[December 15, 2020; Philadelphia, PA] – Gustavo D. Aguirre, VMD, PhD, professor of Medical Genetics and Ophthalmology at the School of Veterinary Medicine at the University of Pennsylvania is the recipient of the Sanford and Susan Greenberg End Blindness Outstanding Achievement Prize which distinguishes scientists for their groundbreaking medical contributions to eradicate blindness. Announced during the live-streamed End Blindness 2020 ceremony on December 14th, Aguirre was selected for his “uniquely valuable research having the greatest impact toward advancing restoration of vision in human patients.” He is among 13 scientists sharing the $3 million award, and is the co-recipient of the Outstanding Achievement Prize with the Perelman School of Medicine’s Jean Bennett and Albert Maguire and University of Florida’s William Hauswirth.
Aguirre’s internationally renowned research, generated over the course of 40+ years, has investigated the genetic basis of a variety of inherited vision disorders, including Leber’s congenital amaurosis, Best disease, achromatopsia and retinitis pigmentosa. His seminal work on novel gene therapy approaches to treatment, which deliver to the eye a functional copy of a gene that is otherwise defective, has restored vision in animal models of X-linked retinitis pigmentosa and Leber’s congential amaurosis. The therapy for a form of Leber’s congenital amaurosis caused by mutations in the RPE65 gene is now commercialized after successful completion of human clinical trials.
“Dr. Aguirre espouses the highest standards of academic rigor, delivering world-class translational research in his field,” said Oliver A. Garden, Henry and Corinne R. Bower Professor of Medicine and chairman of the Department of Clinical Sciences and Advanced Medicine. “His scientific career is extraordinary and he epitomizes the excellence and impact that we all strive to achieve here at Penn's School of Veterinary Medicine. We’re thrilled that the governing council and scientific advisory board of End Blindness 2020 has recognized Dr. Aguirre’s remarkable contributions.”
Aguirre is the 2019 recipient of the Inventor of the Year Award from the Penn Center for Innovation for his work in developing novel therapies for the treatment of inherited retinal disorders. In 2017, he was awarded the Association for Research in Vision and Ophthalmology’s Proctor Medal for his unique retinal gene therapy studies that used canine models of retinal degeneration to provide basic information about their counterpart human diseases and develop vision saving therapies. Aguirre is also the recipient of the 2016 Louis Braille Award for innovative research and treatment of inherited blinding diseases. Aguirre, a board-certified Diplomate of the American College of Veterinary Ophthalmologists, earned his VMD and PhD from the University of Pennsylvania. He is a member of the National Academy of Medicine and a Fellow of the American Association for the Advancement of Science, the Association for Research in Vision and Ophthalmology, and of the College of Physicians of Philadelphia.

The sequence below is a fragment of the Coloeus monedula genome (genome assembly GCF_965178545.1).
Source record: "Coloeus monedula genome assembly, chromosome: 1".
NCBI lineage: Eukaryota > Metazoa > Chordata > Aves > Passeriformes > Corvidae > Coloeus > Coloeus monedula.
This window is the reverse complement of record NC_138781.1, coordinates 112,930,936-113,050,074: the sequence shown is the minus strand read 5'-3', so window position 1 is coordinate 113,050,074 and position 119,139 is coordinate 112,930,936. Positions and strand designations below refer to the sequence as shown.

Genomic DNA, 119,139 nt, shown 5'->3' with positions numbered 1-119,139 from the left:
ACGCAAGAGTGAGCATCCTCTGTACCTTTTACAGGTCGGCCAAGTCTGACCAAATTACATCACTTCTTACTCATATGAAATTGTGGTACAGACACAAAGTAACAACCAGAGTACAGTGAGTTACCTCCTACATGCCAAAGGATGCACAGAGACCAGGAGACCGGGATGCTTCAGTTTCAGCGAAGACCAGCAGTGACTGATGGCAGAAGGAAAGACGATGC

“The goal of my work is to identify the genetic causes of blindness and to hopefully cure blindness through gene therapies and other approaches,” said Aguirre. “It is a tremendous honor to be awarded the Sanford and Susan Greenberg Prize. I want to thank the Greenbergs, the prize’s governing council and advisory board, as well as my peers and colleagues, who share my passion and commitment to improving the lives of people with vision impairments.”
The Sanford and Susan Greenberg Prize aims to create a worldwide research community that will contribute its collective skills and resources to ending blindness.
“While the prize marks the culmination of years of challenging scientific work, in reality this prize is only the beginning of a journey of innovation and cooperation,” said prize founder and Chair of the Board of Governors at John Hopkins University’s Wilmer Eye Institute, Dr. Sanford Greenberg. “Together, we are forging a new reality, one in which blindness will no longer determine the future of millions of people. We will end blindness, sooner than any of us can imagine, permanently and for everyone.”
About Research at the School of Veterinary Medicine (Penn Vet)
From large to small, from molecular to systemic, research at Penn Vet continues to push the limits of basic, translational, and clinical research to develop novel therapies for animals and inform human health. Through our core areas of research, we advance solutions that address complex issues of both local and global importance.